OpenDocument Format and the State of Massachusetts
So far, nothing here is relevant to this blog. Except that Microsoft, with its proprietary Office document format, is spreading rumors that ODF is somehow less secure.
This, from the company that allows Office documents to embed arbitrary Visual Basic programs?
Yes, there is a way to embed scripts in ODF; this seems to be what Microsoft is pointing to. But at least ODF has a clean and open XML format, which allows layered security and the ability to remove scripts as needed. This is much more difficult in the binary Microsoft formats that effectively hide embedded programs.
Microsoft’s claim that the the open ODF is inherently less secure than the proprietary Office format is essentially an argument for security through obscurity. ODF is no less secure than current .doc and other proprietary formats, and may be—marginally, at least—more secure.
This document document from the ODF people says it nicely:
There is no greater security risk, no greater ability to “manipulate code” or gain access to content using ODF than alternative document formats. Security should be addressed through policy decisions on information sharing, regardless of document format. Security exposures caused by programmatic extensions such as the visual basic macros that can be imbedded in Microsoft Office documents are well known and notorious, but there is nothing distinct about ODF that makes it any more or less vulnerable to security risks than any other format specification. The many engineers working to enhance the ODF specification are working to develop techniques to mitigate any exposure that may exist through these extensions.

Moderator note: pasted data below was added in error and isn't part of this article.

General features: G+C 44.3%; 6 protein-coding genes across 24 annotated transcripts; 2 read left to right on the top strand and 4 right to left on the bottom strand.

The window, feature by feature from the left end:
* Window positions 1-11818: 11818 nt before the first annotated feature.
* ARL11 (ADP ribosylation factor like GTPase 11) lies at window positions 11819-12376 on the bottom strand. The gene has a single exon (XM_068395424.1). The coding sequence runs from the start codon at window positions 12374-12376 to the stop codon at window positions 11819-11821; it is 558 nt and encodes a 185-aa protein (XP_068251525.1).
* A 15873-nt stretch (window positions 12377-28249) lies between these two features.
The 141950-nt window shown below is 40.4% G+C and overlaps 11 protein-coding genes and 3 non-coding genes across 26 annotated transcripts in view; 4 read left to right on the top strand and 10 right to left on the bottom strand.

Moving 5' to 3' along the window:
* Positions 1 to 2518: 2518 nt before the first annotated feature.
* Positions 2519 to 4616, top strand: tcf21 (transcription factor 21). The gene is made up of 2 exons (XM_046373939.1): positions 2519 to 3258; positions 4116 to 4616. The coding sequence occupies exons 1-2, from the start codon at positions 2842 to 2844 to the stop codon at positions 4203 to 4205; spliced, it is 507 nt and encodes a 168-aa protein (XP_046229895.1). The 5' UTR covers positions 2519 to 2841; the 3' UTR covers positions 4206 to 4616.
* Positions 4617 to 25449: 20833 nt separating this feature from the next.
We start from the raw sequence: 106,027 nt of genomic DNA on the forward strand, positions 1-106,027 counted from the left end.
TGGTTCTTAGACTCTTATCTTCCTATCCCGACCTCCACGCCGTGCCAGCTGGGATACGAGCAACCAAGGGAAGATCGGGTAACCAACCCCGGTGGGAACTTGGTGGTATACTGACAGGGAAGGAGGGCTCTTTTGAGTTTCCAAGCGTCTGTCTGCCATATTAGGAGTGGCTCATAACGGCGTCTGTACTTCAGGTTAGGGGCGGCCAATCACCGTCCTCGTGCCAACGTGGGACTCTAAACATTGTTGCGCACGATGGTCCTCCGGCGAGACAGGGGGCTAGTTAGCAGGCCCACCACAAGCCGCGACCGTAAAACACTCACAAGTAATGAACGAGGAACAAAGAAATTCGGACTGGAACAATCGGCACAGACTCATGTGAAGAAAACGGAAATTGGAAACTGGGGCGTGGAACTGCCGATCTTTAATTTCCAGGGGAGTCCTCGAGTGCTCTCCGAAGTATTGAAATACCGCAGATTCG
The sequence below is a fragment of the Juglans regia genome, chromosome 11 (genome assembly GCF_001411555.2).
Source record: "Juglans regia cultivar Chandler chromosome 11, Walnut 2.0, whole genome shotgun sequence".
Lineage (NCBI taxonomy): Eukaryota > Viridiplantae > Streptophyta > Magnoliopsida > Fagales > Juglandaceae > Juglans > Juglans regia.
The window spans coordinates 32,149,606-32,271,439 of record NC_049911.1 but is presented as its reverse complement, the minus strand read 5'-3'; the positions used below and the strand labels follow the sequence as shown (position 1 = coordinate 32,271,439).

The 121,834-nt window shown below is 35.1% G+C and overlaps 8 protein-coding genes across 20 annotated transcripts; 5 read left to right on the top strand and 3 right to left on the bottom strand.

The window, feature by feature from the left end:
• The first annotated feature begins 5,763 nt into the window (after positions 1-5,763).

This whole thing has heated up because Massachusetts recently required public records be held in OpenDocument format, which has put Microsoft into a bit of a tizzy. (Here are two commentaries on the security of that move.) I don’t know if it’s why Microsoft is submitting its Office Document Formats to ECMA for “open standardization,” but I’m sure it’s part of the reason.